The primary factors that bind a nation together is the common ancestry and common ideas.

Given what many churches teach today, it would seem that's it's un-Christian to have borders and sovereignties. Their general line of thinking runs something like this - God is love and that God loves all humans equally. Therefore, all barriers, i.e. race, nation, national boundaries, etc., must fall so as to permit God to make us all "equal"!

Nations are first mentioned in the Table of Nations listed in Genesis chapter 10. The Table of Nations classifies the people descended from Noah after the Biblical Flood. These nations are all listed by heredity, like branches off a tree that has Noah for its trunk.

The separation of vastly different peoples helps reduce conflict and promote fruitful diversity. Massive uncontrolled immigration defeats order and the enhancement of good communities. Love and compassion and order fare poorly in chaos - and also in the tyranny that often follows chaos.

The problem with Brands comment, is it is just wrong. His argument is "cute".

The assumption is, that this can work. That nations can absorb large numbers of people, and remain the same at the end. Experience shows this is not the case. In performing this 'solution', we destroy the very thing we are giving away.

Take for instance fools like Doyle, who support high rise development and subdivision and crowding "because people like Melbourne". True as it is, the problem is, in accommodating this demand, the very thing that was desirable about Melbourne is being destroyed. The open spaces, the backyards, the lack of crowding. In every way, the push to 'share' what is desirable, is quickly eroding that which was desirable. The end result, no one has anything. Now that everyone has moved to desirable Melbourne, it has become a carbon copy of skyscraper ridden urban dystopias. What's the gain?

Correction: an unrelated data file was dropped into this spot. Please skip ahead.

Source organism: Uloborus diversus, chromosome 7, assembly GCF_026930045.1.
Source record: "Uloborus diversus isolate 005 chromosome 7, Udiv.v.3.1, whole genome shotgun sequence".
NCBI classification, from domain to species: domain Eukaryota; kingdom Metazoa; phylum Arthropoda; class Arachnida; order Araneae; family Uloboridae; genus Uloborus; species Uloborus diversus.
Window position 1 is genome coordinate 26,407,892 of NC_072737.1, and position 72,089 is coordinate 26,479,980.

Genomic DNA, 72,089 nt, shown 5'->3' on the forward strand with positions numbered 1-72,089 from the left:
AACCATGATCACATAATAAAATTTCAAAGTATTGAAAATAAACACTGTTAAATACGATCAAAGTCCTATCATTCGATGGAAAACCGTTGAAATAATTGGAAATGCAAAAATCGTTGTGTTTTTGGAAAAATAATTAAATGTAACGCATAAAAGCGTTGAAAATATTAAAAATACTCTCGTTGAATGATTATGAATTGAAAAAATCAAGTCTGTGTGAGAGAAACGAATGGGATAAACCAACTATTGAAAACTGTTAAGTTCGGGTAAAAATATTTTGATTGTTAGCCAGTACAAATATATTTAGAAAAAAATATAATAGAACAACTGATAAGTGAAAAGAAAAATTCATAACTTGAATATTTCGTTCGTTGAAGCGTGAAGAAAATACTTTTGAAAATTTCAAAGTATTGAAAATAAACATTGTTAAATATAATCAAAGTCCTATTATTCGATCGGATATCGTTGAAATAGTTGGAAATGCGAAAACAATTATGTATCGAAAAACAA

The problem is we take too much for granted. We assume our good situation is all luck, all circumstance. No one is taught about the thousands of years of painstaking philosophical, economic, political and cultural development which led to this situation we just attribute to 'luck'. The freedom, the prosperity, was largely in part due to a long torturous cultural development, debate, violence, revolution. To maintain this, one must understand this, the origin of our freedom, or economic views, of our scientific philosophy.

No one is educated in this. No one even seems to think one needs to know. Now we act like spoiled children who gained an inheritance, are blowing it, but have no idea, at all, how such an inheritance could be created in the first place. And those people we share with, are even less familiar, even less accomodating of the ideals and mentality and processed which allowed this.

No matter how moral it is. Brand's solution would leave everyone worse off.